Tuesday, December 23, 2014   




Talking points

Apple Lam

Tuesday, November 05, 2013

ADVERTISEMENT

For those who flinch at the sight of needles, the thought of getting pricked on the tongue - one of the body's most sensitive organs - as a form of treatment would be unthinkable.

But this form of acupuncture helps treat physical pain and illnesses - even brain damage - by stimulating acu-points on the tongue, said Sun Jieguang, head of the Hong Kong International Tongue Acupuncture Research Clinic. Sun, from Liaoning province, says he invented tongue acupuncture in the 1980s, in an attempt to treat patients whom he could not heal using Western medical practices.

A registered Western doctor in the mainland, he has used Chinese medicine in his practice for more than two decades. He formally began practicing tongue acupuncture in 1993.

"Since practitioners of Chinese medicine look at the tongue to make their diagnosis, I thought that the tongue could also be used to treat illnesses directly," he says.

Different parts of the body correspond to different acu-points on the tongue, says Sun, a theory which has roots in the Medical Classic of the Yellow Emperor, the oldest written text on Chinese medicine.

Sun claims that bodily pain, such as a stomachache, can be alleviated within three minutes after receiving tongue acupuncture.

And, according to him, the condition of people with brain-related disorders such as autism, cerebral palsy, mental retardation and those suffering from brain damage can also be improved.

The plica sublingualis, the base of a fold of membrane on the underside of the tongue, contains six acu-points corresponding to the brain.

He hypothesizes that stimulating these acu-points can activate brain cells adjacent to dead brain cells that have become dormant.

Another hypothesis is that tongue acupuncture can also stimulate reserve brain cells that the body doesn't normally use, which then direct bodily functions in the place of dead brain cells.

In April 2000, he conducted a study with Virginia Wong Chun-nei, clinical professor at Hong Kong University's department of pediatrics and adolescent medicine, and Ko Chun Hung at the pediatric rehabilitation unit, Caritas Medical Centre. After performing a series of tongue acupunctures on children with cerebral palsy, they were found to have increased muscle function, mobility and coordination.

Stroke patients are examples of other success cases. "After sessions of tongue acupuncture, some may be able to raise their hand despite being paralyzed before. It's not because their arm has healed but because some brain cells controlling the movements of the arm may have been stimulated," Sun says.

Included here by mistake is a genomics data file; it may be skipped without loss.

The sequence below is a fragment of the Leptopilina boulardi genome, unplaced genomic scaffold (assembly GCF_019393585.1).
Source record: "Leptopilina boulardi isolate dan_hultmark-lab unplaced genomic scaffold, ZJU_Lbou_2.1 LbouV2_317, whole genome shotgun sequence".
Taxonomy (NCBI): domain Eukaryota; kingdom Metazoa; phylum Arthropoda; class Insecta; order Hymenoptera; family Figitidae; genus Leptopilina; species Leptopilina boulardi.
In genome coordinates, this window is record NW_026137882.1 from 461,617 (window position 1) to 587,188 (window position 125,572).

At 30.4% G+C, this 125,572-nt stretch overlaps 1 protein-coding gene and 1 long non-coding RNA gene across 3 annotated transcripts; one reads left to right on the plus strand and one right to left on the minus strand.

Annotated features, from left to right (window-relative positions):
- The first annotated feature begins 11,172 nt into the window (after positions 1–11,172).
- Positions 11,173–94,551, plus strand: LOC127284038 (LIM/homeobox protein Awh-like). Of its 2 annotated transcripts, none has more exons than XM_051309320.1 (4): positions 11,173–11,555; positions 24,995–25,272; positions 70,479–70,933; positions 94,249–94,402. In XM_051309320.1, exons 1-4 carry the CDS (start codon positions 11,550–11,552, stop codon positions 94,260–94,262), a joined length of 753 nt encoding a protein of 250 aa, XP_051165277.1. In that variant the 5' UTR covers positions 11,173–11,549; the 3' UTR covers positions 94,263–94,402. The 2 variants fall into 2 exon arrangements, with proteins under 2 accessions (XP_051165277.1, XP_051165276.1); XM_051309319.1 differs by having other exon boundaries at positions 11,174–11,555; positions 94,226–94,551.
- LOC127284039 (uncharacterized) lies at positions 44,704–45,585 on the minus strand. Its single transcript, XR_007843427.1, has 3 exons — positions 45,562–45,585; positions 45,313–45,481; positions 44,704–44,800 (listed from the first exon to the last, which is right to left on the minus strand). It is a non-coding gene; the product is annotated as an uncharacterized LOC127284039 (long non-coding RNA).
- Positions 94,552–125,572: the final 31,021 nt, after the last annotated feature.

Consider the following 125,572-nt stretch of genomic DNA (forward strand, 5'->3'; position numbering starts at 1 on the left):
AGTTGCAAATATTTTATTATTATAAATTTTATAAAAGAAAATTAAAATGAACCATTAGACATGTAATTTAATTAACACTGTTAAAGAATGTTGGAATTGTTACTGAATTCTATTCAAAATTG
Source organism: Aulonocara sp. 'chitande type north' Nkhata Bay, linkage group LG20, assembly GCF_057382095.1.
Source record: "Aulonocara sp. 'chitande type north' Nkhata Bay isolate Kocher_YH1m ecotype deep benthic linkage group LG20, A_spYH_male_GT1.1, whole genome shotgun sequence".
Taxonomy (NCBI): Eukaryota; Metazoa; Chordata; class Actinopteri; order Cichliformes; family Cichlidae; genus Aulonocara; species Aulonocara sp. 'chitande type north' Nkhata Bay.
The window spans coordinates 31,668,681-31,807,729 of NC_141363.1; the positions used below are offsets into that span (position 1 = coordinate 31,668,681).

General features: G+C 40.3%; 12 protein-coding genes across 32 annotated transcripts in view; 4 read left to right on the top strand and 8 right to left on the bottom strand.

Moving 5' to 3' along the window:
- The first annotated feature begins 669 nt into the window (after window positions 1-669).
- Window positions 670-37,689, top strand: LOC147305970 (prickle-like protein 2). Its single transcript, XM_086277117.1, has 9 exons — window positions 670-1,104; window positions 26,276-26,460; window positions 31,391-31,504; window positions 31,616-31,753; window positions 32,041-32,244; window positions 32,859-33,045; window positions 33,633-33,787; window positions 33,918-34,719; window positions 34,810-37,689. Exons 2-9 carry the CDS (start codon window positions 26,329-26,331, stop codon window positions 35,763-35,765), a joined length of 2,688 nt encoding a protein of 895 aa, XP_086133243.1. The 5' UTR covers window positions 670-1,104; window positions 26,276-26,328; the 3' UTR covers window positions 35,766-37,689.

Candy Wong Pui-man, a licensed traditional Chinese medicine practitioner and acupuncturist with four years of experience, says the effectiveness of acupuncture to treat stroke patients varies on a case-by-case basis. For example, younger patients in their 40s and 50s are more likely to recover their motor functions after being treated with acupuncture compared with older patients.

"Stroke patients are actually very good patients for traditional Chinese medical practitioners. But you can't wait too long. There have been cases where the patient was taken to an acupuncturist as soon as they were stable and, after a month of receiving 10-20 sessions of acupuncture on the body, they were able to recover their mobility," Wong says.

She adds that it is not unusual for pain to subside quickly after receiving tongue acupuncture - since performing acupuncture on the foot can alleviate stomach pain in 10 minutes, for example - and the tongue is a more sensitive organ than the foot.

One session of Sun's tongue acupuncture (HK$400), consisting of a rapid succession of pricks with a needle, lasts for only around 30 seconds to a minute.

"In tongue acupuncture, it's not necessary to leave the needles in. The idea of pricking the acu-points is to generate a feeling of numbness in the patients. That is already achieved by the pricking," he says.

Sun says that tongue acupuncture has no side effects. But in rare cases, patients may experience a little pain, bleeding and swelling on the tongue, but they can usually recover within three to five days without requiring any special treatment.

Sun adds that even if a patient suddenly stops receiving tongue acupuncture, their condition will not get worse.

Wong says that traditional Chinese medicine is backed by thousands of years of collective experience of practice and anecdotal evidence.

And while some successful cases may sound like miracles, some outcomes are reasonable because traditional Chinese medicine often works by stimulating the body's ability to heal itself.

"Tongue acupuncture is a more recent development. Traditional acupuncturists rarely talk about sticking needles in the tongue. There's acupuncture on the foot, on the ears and on the scalp - the tongue is just another alternative," she says.


© 2014 The Standard, The Standard Newspapers Publishing Ltd.
Contact Us | About Us | Newsfeeds | Subscriptions | Print Ad. | Online Ad. | Street Pts

 


Home | Top News | Local | Business | China | ViewPoint | CityTalk | World | Sports | People | Central Station | Spree | Features

The Standard

Trademark and Copyright Notice: Copyright 2014, The Standard Newspaper Publishing Ltd., and its related entities. All rights reserved.  Use in whole or part of this site's content is prohibited.   Use of this Web site assumes acceptance of the
Terms of Use, Privacy Policy Statement and Copyright Policy.  Please also read our Ethics Statement.